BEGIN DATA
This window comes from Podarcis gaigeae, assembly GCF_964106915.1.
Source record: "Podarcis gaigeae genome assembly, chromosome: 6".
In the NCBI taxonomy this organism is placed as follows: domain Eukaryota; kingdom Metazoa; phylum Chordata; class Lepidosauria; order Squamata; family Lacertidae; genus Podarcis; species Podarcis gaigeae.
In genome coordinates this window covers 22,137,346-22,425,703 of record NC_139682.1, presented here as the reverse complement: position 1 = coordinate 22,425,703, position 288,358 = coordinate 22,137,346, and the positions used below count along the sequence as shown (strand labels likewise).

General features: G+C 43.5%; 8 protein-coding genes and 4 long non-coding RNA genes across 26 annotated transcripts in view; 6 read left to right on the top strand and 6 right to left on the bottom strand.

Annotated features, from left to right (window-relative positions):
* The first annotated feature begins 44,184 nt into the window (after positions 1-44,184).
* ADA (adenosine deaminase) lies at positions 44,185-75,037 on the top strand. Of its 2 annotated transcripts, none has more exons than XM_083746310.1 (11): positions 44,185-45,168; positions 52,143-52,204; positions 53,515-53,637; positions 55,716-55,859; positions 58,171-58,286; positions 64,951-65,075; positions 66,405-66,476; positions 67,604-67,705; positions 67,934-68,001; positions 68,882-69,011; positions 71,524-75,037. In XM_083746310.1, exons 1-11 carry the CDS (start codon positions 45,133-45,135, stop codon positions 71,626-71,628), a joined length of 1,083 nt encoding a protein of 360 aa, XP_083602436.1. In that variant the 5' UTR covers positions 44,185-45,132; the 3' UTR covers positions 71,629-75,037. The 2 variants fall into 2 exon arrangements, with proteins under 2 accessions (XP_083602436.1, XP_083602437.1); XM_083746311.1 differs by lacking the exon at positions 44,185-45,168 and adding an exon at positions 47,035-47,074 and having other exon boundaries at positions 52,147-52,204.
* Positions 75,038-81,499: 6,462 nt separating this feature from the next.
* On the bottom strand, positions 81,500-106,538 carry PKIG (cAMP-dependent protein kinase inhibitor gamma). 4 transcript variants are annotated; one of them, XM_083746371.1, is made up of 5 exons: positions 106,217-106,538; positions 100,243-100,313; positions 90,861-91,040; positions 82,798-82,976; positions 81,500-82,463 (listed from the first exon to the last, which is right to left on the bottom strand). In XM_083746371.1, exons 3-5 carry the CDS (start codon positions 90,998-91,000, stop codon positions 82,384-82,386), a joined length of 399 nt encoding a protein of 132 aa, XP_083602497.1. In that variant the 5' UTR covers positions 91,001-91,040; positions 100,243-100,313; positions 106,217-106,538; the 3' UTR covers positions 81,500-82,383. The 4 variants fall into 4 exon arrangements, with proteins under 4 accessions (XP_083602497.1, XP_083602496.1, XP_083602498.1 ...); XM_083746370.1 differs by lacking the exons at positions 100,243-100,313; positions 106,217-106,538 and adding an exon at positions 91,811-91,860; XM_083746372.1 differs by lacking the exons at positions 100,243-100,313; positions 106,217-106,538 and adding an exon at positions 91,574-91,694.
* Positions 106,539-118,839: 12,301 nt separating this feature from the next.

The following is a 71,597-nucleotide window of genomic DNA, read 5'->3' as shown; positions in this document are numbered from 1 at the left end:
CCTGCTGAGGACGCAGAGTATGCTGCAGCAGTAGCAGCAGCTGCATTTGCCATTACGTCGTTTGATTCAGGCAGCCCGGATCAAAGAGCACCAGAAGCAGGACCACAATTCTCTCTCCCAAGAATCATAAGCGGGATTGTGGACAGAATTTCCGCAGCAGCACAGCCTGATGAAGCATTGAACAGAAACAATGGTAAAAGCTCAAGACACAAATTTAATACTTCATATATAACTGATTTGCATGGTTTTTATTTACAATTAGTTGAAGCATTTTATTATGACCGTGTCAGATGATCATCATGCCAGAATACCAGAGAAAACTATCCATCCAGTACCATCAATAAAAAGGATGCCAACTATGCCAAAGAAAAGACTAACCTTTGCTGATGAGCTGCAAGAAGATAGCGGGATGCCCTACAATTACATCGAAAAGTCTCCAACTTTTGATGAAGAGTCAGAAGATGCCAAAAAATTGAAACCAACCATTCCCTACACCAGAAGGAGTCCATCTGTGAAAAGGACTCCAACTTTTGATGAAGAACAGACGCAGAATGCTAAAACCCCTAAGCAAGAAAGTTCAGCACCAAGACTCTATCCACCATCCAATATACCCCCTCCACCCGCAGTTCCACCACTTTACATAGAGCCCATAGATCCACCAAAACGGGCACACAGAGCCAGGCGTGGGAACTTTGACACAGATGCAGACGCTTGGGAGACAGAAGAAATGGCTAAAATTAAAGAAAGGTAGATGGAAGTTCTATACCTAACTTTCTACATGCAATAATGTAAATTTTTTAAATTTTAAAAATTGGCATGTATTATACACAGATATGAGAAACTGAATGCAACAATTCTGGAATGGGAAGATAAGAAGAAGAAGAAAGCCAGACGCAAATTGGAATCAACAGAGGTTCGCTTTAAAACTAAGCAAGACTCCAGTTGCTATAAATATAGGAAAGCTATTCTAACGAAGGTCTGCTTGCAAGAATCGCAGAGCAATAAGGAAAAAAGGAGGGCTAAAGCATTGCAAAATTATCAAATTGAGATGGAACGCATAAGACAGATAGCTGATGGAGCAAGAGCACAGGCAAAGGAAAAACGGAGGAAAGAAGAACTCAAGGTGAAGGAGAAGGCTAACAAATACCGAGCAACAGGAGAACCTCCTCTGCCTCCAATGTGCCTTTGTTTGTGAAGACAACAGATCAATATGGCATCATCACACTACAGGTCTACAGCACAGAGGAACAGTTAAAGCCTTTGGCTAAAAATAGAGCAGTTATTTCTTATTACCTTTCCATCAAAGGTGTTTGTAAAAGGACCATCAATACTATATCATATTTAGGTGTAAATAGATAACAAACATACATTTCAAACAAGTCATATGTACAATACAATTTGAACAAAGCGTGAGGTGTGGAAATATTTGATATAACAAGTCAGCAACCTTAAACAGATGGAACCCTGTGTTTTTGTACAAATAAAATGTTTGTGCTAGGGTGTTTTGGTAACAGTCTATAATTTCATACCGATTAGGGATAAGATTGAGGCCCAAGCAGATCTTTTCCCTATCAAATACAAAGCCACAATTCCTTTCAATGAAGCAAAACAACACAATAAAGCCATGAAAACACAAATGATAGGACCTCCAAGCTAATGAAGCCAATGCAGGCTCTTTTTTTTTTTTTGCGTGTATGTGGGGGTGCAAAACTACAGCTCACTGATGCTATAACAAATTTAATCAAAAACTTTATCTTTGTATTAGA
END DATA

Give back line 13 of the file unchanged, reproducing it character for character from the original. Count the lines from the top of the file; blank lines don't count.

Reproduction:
CCTGCTGAGGACGCAGAGTATGCTGCAGCAGTAGCAGCAGCTGCATTTGCCATTACGTCGTTTGATTCAGGCAGCCCGGATCAAAGAGCACCAGAAGCAGGACCACAATTCTCTCTCCCAAGAATCATAAGCGGGATTGTGGACAGAATTTCCGCAGCAGCACAGCCTGATGAAGCATTGAACAGAAACAATGGTAAAAGCTCAAGACACAAATTTAATACTTCATATATAACTGATTTGCATGGTTTTTATTTACAATTAGTTGAAGCATTTTATTATGACCGTGTCAGATGATCATCATGCCAGAATACCAGAGAAAACTATCCATCCAGTACCATCAATAAAAAGGATGCCAACTATGCCAAAGAAAAGACTAACCTTTGCTGATGAGCTGCAAGAAGATAGCGGGATGCCCTACAATTACATCGAAAAGTCTCCAACTTTTGATGAAGAGTCAGAAGATGCCAAAAAATTGAAACCAACCATTCCCTACACCAGAAGGAGTCCATCTGTGAAAAGGACTCCAACTTTTGATGAAGAACAGACGCAGAATGCTAAAACCCCTAAGCAAGAAAGTTCAGCACCAAGACTCTATCCACCATCCAATATACCCCCTCCACCCGCAGTTCCACCACTTTACATAGAGCCCATAGATCCACCAAAACGGGCACACAGAGCCAGGCGTGGGAACTTTGACACAGATGCAGACGCTTGGGAGACAGAAGAAATGGCTAAAATTAAAGAAAGGTAGATGGAAGTTCTATACCTAACTTTCTACATGCAATAATGTAAATTTTTTAAATTTTAAAAATTGGCATGTATTATACACAGATATGAGAAACTGAATGCAACAATTCTGGAATGGGAAGATAAGAAGAAGAAGAAAGCCAGACGCAAATTGGAATCAACAGAGGTTCGCTTTAAAACTAAGCAAGACTCCAGTTGCTATAAATATAGGAAAGCTATTCTAACGAAGGTCTGCTTGCAAGAATCGCAGAGCAATAAGGAAAAAAGGAGGGCTAAAGCATTGCAAAATTATCAAATTGAGATGGAACGCATAAGACAGATAGCTGATGGAGCAAGAGCACAGGCAAAGGAAAAACGGAGGAAAGAAGAACTCAAGGTGAAGGAGAAGGCTAACAAATACCGAGCAACAGGAGAACCTCCTCTGCCTCCAATGTGCCTTTGTTTGTGAAGACAACAGATCAATATGGCATCATCACACTACAGGTCTACAGCACAGAGGAACAGTTAAAGCCTTTGGCTAAAAATAGAGCAGTTATTTCTTATTACCTTTCCATCAAAGGTGTTTGTAAAAGGACCATCAATACTATATCATATTTAGGTGTAAATAGATAACAAACATACATTTCAAACAAGTCATATGTACAATACAATTTGAACAAAGCGTGAGGTGTGGAAATATTTGATATAACAAGTCAGCAACCTTAAACAGATGGAACCCTGTGTTTTTGTACAAATAAAATGTTTGTGCTAGGGTGTTTTGGTAACAGTCTATAATTTCATACCGATTAGGGATAAGATTGAGGCCCAAGCAGATCTTTTCCCTATCAAATACAAAGCCACAATTCCTTTCAATGAAGCAAAACAACACAATAAAGCCATGAAAACACAAATGATAGGACCTCCAAGCTAATGAAGCCAATGCAGGCTCTTTTTTTTTTTTTGCGTGTATGTGGGGGTGCAAAACTACAGCTCACTGATGCTATAACAAATTTAATCAAAAACTTTATCTTTGTATTAGA